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Social Sciences - Health - 19.08.2018
New Model Emphasizes Social Network Communities Rather Than Connections - News - Carnegie Mellon University
Carnegie Mellon University Electrical and Computer Engineering Professor Radu Marculescu has co-authored a paper in Nature Scientific Reports outlining a new model for how social networks change and develop over time. The research was conducted in collaboration with Mihai Udrescu and Alex Topirceanu of the Computer Science Department of the Politehnica University of Timi ş oara, Romania.

Health - Social Sciences - 14.08.2018
The inequalities of prenatal stress
Stanford study found that economically disadvantaged children prenatally exposed to an environmental stressor had much lower cognitive abilities than their counterparts who didn't experience the stress. No effect was found among children in upperor middle-class families. Exposure to an acute stress in utero can have long-term consequences extending into childhood - but only among children in poor households, according to a new Stanford study that looked at the long-term impact of acute, parental stress.

Psychology - Social Sciences - 13.08.2018
Cycling is the healthiest way to get around cities
Cycling has been found to bring both the best physical and mental health benefits in a study carried out in seven European cities. People who cycled in cities were found to have better self-perceived general health, better mental health, greater vitality, lower self-perceived stress and fewer feelings of loneliness.

Health - Social Sciences - 10.08.2018
Men take care of their spouses just as well as women
Men take care of their spouses just as well as women
Men respond to their spouse's illness just as much as women do and as a result are better caregivers in later life than previous research suggests, according to a new Oxford University collaboration. Men respond to their spouse's illness just as much as women do and as a result are better caregivers in later life than previous research suggests, according to a new Oxford University collaboration.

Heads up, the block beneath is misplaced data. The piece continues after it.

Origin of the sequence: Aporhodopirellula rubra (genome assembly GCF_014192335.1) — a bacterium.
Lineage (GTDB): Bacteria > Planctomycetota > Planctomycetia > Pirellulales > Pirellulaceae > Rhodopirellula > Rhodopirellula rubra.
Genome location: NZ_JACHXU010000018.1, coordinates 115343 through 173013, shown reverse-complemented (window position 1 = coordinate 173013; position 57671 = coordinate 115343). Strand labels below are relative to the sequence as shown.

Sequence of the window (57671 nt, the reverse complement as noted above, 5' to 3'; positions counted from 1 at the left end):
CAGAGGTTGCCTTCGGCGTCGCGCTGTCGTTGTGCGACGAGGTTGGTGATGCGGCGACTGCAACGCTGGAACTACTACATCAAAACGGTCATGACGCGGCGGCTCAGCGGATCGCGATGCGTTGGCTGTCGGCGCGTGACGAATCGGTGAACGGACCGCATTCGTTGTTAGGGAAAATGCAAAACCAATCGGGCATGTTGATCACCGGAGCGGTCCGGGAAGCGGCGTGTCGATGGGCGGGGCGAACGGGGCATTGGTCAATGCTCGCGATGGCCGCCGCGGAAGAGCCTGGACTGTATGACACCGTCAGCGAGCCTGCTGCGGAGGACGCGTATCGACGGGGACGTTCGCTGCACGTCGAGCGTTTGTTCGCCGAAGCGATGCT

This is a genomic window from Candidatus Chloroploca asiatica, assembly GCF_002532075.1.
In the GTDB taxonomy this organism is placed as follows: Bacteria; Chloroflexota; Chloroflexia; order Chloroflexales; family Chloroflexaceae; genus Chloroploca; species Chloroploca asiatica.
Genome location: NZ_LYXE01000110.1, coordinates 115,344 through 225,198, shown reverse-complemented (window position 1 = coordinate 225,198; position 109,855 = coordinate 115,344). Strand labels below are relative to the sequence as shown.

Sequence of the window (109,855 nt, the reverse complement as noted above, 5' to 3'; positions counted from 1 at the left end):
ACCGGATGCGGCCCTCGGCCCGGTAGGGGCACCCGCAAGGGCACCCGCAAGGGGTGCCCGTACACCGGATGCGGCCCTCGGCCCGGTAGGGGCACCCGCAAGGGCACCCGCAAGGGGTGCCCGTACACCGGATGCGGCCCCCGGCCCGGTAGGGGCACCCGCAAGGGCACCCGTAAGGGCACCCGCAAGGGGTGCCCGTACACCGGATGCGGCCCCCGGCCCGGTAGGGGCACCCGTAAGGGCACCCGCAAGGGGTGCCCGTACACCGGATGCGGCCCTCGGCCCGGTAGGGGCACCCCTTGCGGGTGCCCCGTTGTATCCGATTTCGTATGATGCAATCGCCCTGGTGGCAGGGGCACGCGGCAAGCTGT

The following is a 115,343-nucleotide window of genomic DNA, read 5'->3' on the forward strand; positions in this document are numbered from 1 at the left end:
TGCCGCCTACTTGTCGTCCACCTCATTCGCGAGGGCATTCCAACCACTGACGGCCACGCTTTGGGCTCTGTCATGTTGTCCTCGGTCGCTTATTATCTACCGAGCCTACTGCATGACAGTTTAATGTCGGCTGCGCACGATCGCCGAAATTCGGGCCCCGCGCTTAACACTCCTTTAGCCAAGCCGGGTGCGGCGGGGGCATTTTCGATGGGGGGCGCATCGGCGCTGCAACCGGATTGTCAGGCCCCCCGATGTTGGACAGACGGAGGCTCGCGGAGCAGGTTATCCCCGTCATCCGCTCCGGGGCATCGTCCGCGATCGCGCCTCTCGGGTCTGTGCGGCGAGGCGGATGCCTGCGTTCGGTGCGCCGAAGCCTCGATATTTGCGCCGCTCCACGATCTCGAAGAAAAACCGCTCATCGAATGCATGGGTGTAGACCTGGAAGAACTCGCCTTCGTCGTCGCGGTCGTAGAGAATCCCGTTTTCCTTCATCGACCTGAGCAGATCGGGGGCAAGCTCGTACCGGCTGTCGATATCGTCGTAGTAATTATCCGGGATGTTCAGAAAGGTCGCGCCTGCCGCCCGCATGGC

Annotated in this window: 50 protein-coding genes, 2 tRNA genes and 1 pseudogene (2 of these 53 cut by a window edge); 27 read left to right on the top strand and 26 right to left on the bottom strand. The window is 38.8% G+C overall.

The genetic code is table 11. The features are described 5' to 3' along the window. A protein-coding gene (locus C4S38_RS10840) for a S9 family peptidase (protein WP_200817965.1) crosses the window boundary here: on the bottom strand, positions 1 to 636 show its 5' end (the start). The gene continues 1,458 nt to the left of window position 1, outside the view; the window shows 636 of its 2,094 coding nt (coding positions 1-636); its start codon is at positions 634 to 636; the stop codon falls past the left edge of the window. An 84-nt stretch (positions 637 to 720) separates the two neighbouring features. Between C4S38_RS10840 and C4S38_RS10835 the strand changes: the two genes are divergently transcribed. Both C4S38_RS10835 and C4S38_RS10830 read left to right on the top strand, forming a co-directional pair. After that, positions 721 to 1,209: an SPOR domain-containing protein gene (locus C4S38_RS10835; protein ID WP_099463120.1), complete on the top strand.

Social Sciences - Life Sciences - 09.08.2018
'Believing you're a winner' gives men a testosterone boost and promiscuous disposition
’Believing you’re a winner’ gives men a testosterone boost and promiscuous disposition
New findings suggest that the male body tries to "optimise" self-perceived improvements in social status through hormonal shifts that promote "short-term mating". Our results show that both testosterone and its corresponding psychological effects can fluctuate quickly and opportunistically Danny Longman A new study shows that men only have to believe they've bested another man in competition to get raised testosterone levels and an inflated sense of their own value as a sexual prospect.

Health - Social Sciences - 09.08.2018
Race and research: How public health experts can reduce racial bias in their work
Race and research: How public health experts can reduce racial bias in their work
Stephanie Cajigal How can public health researchers address racism? That's the focus of a supplement to the latest issue of the journal Ethnicity & Disease, for which UCLA professor Chandra Ford served as a guest editor.

Health - Social Sciences - 08.08.2018
Likelihood of dementia higher among black ethnic groups
Likelihood of dementia higher among black ethnic groups